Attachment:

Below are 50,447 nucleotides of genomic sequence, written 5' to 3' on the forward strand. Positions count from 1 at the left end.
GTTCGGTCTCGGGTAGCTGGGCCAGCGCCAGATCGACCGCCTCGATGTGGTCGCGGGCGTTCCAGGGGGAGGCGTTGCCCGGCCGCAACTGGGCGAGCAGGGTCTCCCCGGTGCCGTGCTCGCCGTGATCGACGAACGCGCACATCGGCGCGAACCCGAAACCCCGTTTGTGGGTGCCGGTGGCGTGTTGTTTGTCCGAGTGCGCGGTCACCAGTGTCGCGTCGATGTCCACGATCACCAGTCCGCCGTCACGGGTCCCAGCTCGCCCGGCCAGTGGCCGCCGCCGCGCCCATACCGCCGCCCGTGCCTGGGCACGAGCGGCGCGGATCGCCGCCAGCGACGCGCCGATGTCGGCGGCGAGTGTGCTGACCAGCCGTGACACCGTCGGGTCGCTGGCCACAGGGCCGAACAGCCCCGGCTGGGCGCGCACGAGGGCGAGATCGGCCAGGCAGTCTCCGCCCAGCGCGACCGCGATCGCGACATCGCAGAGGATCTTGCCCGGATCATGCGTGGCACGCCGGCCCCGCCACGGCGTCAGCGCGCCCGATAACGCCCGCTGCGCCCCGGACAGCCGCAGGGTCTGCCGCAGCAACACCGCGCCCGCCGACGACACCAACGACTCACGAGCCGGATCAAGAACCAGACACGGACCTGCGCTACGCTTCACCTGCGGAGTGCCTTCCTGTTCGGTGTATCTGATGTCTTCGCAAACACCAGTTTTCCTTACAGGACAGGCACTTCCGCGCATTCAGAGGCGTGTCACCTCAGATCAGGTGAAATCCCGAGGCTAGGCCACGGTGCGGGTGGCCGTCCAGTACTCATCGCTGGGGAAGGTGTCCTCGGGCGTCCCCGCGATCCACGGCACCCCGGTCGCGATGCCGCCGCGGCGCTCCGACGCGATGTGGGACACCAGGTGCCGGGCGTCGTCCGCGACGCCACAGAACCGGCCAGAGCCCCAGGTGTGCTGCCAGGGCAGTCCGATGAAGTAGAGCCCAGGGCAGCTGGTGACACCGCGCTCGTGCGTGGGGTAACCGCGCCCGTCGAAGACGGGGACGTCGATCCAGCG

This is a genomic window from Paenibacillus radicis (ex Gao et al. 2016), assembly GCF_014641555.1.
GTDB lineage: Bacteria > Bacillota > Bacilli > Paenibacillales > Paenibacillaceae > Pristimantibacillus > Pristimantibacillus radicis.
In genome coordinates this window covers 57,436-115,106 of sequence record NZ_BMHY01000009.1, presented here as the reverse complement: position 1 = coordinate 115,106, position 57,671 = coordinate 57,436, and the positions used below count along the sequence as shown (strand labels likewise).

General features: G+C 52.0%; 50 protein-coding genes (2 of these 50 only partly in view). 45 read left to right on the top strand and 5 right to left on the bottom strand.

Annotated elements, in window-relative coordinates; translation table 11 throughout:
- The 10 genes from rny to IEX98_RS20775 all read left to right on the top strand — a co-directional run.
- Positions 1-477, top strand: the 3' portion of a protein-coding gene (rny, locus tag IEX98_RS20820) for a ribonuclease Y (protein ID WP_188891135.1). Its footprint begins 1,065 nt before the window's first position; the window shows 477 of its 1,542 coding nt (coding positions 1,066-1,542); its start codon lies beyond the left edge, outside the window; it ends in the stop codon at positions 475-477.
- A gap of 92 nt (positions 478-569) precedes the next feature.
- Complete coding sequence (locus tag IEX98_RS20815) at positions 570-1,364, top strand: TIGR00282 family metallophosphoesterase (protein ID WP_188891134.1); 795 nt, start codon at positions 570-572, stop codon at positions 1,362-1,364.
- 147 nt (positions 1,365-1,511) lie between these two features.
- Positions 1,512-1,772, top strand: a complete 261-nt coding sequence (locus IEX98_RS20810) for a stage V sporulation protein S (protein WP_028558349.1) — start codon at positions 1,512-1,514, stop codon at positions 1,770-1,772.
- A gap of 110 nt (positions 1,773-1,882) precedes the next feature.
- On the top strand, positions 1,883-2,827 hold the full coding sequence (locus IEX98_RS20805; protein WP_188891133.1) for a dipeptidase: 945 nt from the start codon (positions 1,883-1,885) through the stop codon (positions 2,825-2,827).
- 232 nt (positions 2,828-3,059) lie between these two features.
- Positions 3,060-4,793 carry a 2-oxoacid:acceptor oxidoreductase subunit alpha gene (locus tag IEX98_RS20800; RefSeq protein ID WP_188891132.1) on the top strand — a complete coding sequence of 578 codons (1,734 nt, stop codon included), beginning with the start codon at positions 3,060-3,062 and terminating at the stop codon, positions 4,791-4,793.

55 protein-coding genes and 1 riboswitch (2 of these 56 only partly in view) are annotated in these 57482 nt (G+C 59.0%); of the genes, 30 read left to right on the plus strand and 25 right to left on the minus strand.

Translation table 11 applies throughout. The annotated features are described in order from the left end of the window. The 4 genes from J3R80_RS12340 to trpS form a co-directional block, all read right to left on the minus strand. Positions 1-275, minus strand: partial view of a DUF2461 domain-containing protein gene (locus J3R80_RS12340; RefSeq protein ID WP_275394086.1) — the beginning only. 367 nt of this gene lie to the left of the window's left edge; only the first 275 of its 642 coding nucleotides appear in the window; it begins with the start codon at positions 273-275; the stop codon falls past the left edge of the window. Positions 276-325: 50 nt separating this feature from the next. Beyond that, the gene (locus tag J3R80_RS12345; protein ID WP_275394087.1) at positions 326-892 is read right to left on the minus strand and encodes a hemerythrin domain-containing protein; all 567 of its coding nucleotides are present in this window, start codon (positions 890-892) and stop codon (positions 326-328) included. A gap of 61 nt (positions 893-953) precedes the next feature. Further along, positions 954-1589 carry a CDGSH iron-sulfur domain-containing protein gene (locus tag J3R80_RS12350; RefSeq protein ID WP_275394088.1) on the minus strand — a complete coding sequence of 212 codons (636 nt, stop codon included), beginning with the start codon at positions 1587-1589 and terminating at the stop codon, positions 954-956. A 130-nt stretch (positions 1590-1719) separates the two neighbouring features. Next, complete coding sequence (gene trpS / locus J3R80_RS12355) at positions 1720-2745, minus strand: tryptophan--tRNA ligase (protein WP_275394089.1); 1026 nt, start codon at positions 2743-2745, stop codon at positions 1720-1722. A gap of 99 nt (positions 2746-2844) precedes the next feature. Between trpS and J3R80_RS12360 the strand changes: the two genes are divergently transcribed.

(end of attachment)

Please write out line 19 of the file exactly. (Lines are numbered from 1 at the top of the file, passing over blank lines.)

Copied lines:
Translation table 11 applies throughout. The annotated features are described in order from the left end of the window. The 4 genes from J3R80_RS12340 to trpS form a co-directional block, all read right to left on the minus strand. Positions 1-275, minus strand: partial view of a DUF2461 domain-containing protein gene (locus J3R80_RS12340; RefSeq protein ID WP_275394086.1) — the beginning only. 367 nt of this gene lie to the left of the window's left edge; only the first 275 of its 642 coding nucleotides appear in the window; it begins with the start codon at positions 273-275; the stop codon falls past the left edge of the window. Positions 276-325: 50 nt separating this feature from the next. Beyond that, the gene (locus tag J3R80_RS12345; protein ID WP_275394087.1) at positions 326-892 is read right to left on the minus strand and encodes a hemerythrin domain-containing protein; all 567 of its coding nucleotides are present in this window, start codon (positions 890-892) and stop codon (positions 326-328) included. A gap of 61 nt (positions 893-953) precedes the next feature. Further along, positions 954-1589 carry a CDGSH iron-sulfur domain-containing protein gene (locus tag J3R80_RS12350; RefSeq protein ID WP_275394088.1) on the minus strand — a complete coding sequence of 212 codons (636 nt, stop codon included), beginning with the start codon at positions 1587-1589 and terminating at the stop codon, positions 954-956. A 130-nt stretch (positions 1590-1719) separates the two neighbouring features. Next, complete coding sequence (gene trpS / locus J3R80_RS12355) at positions 1720-2745, minus strand: tryptophan--tRNA ligase (protein WP_275394089.1); 1026 nt, start codon at positions 2743-2745, stop codon at positions 1720-1722. A gap of 99 nt (positions 2746-2844) precedes the next feature. Between trpS and J3R80_RS12360 the strand changes: the two genes are divergently transcribed.